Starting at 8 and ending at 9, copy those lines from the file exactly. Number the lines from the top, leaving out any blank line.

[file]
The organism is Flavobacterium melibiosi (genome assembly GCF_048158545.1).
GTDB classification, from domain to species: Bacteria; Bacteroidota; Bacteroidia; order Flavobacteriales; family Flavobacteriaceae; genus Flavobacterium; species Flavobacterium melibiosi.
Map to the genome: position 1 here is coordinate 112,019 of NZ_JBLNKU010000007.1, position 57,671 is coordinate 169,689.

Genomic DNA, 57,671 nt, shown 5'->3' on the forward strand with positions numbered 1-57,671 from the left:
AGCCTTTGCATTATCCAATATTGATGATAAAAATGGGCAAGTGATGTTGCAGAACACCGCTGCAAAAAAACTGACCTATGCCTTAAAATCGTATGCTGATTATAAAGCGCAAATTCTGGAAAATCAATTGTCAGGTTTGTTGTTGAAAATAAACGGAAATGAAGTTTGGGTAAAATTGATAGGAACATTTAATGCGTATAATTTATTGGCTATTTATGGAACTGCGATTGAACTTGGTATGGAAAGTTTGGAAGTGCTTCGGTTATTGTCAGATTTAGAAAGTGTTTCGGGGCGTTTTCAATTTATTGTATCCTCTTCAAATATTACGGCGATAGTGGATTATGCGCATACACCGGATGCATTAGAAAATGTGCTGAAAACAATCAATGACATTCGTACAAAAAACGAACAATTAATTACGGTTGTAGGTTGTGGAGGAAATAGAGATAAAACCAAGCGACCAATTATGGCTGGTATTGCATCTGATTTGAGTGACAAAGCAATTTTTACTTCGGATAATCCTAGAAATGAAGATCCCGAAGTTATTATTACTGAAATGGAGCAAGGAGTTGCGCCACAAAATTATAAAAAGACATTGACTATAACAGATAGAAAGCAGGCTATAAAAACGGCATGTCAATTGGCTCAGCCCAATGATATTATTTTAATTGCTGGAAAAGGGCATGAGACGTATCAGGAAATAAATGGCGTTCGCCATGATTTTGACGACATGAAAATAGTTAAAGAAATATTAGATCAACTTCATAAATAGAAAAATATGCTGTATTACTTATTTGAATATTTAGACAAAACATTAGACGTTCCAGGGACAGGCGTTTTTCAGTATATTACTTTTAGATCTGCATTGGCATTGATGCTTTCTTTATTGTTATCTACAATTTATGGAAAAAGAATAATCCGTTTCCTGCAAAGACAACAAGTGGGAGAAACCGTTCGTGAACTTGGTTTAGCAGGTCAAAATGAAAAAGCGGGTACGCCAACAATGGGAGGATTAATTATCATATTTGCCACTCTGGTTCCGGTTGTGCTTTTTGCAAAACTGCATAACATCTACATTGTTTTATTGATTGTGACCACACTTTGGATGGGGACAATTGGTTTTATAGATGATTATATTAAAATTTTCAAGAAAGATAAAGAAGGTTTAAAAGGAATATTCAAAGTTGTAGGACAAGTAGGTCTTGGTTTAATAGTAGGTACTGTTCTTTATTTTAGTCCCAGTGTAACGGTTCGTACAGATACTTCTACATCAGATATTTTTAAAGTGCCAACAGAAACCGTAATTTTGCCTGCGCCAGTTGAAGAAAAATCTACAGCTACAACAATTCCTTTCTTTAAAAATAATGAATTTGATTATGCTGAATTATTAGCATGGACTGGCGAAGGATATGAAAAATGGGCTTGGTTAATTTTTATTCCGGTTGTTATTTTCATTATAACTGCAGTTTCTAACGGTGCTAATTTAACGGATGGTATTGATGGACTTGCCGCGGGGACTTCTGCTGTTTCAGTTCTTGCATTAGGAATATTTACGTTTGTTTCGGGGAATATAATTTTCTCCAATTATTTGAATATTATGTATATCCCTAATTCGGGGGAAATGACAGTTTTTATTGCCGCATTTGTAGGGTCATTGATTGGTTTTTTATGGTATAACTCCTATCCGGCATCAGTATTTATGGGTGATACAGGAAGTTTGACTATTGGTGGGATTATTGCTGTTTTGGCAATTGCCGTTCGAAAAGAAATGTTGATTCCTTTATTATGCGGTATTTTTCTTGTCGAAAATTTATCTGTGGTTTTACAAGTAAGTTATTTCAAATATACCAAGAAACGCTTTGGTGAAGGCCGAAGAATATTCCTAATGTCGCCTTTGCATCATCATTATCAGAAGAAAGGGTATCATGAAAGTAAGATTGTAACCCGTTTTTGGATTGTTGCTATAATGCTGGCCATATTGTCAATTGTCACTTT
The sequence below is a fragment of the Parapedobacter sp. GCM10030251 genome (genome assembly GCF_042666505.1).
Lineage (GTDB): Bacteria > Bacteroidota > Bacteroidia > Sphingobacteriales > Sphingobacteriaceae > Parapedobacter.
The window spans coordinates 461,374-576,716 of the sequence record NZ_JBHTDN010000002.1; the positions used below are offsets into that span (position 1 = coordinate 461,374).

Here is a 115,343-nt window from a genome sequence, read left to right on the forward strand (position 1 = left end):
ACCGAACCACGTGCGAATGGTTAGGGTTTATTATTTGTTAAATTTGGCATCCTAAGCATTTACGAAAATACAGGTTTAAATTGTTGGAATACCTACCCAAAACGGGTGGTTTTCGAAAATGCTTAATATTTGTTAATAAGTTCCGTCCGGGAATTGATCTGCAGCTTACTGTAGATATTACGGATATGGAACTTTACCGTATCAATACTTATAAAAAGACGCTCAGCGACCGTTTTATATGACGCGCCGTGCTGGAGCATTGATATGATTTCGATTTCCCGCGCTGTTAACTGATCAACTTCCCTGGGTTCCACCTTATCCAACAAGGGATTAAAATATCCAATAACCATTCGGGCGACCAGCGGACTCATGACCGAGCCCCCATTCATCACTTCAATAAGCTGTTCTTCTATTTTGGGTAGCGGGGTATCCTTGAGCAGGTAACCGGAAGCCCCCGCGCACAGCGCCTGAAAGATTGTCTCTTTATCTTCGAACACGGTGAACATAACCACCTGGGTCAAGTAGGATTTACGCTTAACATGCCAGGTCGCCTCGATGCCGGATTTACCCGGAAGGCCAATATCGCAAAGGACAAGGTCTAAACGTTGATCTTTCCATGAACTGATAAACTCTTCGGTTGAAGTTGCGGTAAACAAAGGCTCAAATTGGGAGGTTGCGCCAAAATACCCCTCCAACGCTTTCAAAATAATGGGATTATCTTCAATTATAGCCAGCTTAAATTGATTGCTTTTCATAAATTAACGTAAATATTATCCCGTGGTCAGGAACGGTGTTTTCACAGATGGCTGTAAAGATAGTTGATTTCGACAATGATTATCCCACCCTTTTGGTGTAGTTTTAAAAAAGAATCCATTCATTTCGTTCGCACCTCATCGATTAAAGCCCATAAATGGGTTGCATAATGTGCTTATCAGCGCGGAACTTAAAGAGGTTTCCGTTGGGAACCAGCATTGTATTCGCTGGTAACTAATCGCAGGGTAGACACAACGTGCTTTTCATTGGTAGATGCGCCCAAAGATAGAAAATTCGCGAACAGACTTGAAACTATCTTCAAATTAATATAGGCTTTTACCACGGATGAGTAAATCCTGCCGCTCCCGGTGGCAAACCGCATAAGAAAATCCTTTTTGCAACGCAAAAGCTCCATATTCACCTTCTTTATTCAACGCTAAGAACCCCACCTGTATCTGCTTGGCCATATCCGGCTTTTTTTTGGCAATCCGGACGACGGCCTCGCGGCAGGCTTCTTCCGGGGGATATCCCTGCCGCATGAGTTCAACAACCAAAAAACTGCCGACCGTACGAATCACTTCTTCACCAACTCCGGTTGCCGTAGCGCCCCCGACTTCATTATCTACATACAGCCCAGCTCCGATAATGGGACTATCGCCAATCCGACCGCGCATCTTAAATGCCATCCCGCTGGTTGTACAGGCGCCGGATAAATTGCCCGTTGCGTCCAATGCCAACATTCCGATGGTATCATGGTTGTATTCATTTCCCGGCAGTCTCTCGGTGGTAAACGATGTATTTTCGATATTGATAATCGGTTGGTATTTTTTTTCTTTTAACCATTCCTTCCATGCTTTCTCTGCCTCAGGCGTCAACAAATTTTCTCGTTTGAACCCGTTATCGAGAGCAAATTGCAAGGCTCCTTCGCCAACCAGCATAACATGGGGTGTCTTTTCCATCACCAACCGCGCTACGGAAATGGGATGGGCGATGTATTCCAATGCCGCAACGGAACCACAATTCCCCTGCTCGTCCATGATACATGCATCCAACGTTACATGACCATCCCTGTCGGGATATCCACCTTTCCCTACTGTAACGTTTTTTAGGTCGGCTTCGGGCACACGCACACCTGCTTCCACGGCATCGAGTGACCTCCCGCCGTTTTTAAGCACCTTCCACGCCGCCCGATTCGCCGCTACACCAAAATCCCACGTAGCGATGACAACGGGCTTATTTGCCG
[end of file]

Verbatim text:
The window spans coordinates 461,374-576,716 of the sequence record NZ_JBHTDN010000002.1; the positions used below are offsets into that span (position 1 = coordinate 461,374).

Here is a 115,343-nt window from a genome sequence, read left to right on the forward strand (position 1 = left end):